Understanding Supported Decision-Making

Last August, New Hampshire Governor Chris Sununu signed Senate Bill 134. The bill, which became effective on January 1st of this year, recognizes Supported Decision Making (SDM) as an alternative to guardianship for adults with disabilities. This option allows adults with disabilities to seek assistance in making important life decisions – but will still have all their legal rights. 

The New Hampshire Department of Education (NHDOE) states, “Supported Decision-Making is a life planning tool and describes the process in which most individuals make decisions – by consulting with friends, family, social services, community organizations, and/or other sources of support to weigh the pros and cons of a decision, review potential outcomes, and finally make a choice.” People chosen to help the individual make decisions are known as “supporters” – and they may help with decisions relating to finances, education, employment, medical decisions, social activities, and any other aspect of their life they want or need some support with, but in the end the “decider” still makes the final decision. Because one can choose multiple “supporters” in the SDM option – someone could perhaps allow a sibling who works in the medical field to help them make medical decisions, while a parent who has spent their life working as an accountant could be chosen to help them make financial decisions. 

Spectrum Institute is a non-profit organization focused on promoting guardianship and conservatorship reform and disability rights throughout the U.S. Legal Director Thomas Coleman said, “if properly implemented, the new law could help many adults avoid guardianship and allow them to have decision-making authority over personal and financial matters in their lives – just like everyone else.”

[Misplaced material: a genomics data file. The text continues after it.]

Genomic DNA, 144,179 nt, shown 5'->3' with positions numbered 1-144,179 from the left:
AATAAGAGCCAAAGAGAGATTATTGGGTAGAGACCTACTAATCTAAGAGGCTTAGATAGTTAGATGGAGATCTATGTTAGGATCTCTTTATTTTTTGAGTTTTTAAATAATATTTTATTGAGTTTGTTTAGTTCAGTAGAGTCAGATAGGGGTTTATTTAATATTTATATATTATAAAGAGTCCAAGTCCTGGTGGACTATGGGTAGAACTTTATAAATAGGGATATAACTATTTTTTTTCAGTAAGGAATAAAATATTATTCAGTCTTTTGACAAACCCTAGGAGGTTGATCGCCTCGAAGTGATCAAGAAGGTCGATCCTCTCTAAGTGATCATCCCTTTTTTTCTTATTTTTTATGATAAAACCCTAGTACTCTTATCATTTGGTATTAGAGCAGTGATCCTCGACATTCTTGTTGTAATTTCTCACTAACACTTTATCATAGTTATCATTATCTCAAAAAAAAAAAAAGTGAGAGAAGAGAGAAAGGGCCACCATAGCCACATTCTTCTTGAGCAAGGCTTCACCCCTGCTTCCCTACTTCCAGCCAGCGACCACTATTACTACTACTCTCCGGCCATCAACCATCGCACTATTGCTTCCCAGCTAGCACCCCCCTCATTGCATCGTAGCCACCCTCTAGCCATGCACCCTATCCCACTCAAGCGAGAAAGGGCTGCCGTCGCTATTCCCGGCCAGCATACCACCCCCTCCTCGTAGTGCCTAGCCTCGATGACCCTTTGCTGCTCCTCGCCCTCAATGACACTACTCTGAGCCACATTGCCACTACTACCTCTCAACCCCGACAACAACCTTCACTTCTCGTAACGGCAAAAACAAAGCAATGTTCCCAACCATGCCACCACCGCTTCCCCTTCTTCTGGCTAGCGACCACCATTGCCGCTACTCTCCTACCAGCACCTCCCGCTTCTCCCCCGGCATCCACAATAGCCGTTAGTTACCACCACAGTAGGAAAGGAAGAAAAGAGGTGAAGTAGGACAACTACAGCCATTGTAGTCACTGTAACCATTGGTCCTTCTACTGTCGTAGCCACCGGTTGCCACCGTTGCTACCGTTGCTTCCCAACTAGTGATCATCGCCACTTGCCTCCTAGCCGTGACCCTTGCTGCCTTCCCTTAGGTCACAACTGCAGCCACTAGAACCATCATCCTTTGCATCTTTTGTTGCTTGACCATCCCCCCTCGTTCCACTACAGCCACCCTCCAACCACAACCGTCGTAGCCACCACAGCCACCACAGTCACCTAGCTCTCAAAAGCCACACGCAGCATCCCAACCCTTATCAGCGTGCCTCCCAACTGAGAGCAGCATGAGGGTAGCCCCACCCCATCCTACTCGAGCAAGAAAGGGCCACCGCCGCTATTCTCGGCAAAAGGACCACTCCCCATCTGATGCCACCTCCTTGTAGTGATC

The bill’s prime sponsor, Wendy Chase, said “the state’s adoption of this important alternative to guardianship is a recognition that the autonomy of adults with disabilities should only be limited if absolutely necessary. Supported Decision-Making agreements can provide an alternative for families who wish to remain involved in the lives of loved ones with disabilities without diminishing their freedom to make choices about their own lives.”

Advocacy groups throughout the U.S. have criticized guardianships and conservatorships for taking away the autonomy of people with disabilities. The Disability Rights Center-NH (DRC-NH) states on their website “guardianship is a court-imposed structure that completely removes decision making from the person with a disability.” 

While there are some instances when guardianship is the appropriate action to take, it is important to educate families in our state about the SDM option. Last year, DRC-NH, and the University of New Hampshire Institute on Disability (IOD) held a panel discussion on SDM and other alternatives to guardianship. The purpose of this panel was to encourage policies that promote the voices of people with disabilities. You can watch the panel discussion HERE. Zoe Brennan-Krohn from the American Civil Liberties Union (ACLU) created a guide for people with disabilities and their families titled “How To Make a Supported Decision-Making Agreement”, so people could be better informed about the role of the supporters, deciders, and types of decisions. 

Sophie Kellam is currently part of the Supported Decision-Making action group for the 2021-2022 New Hampshire Leadership Series. Sophie said, “our group is sending out a survey to schools in NH to gauge how informed they are about the new legislation and provide resources to make sure they are on the same page.” 

By educating more adults with disabilities, parents, educators, and Direct Support Professionals/Home Care Providers about SDM, more people in our community will be able to choose this option. 


Recent Posts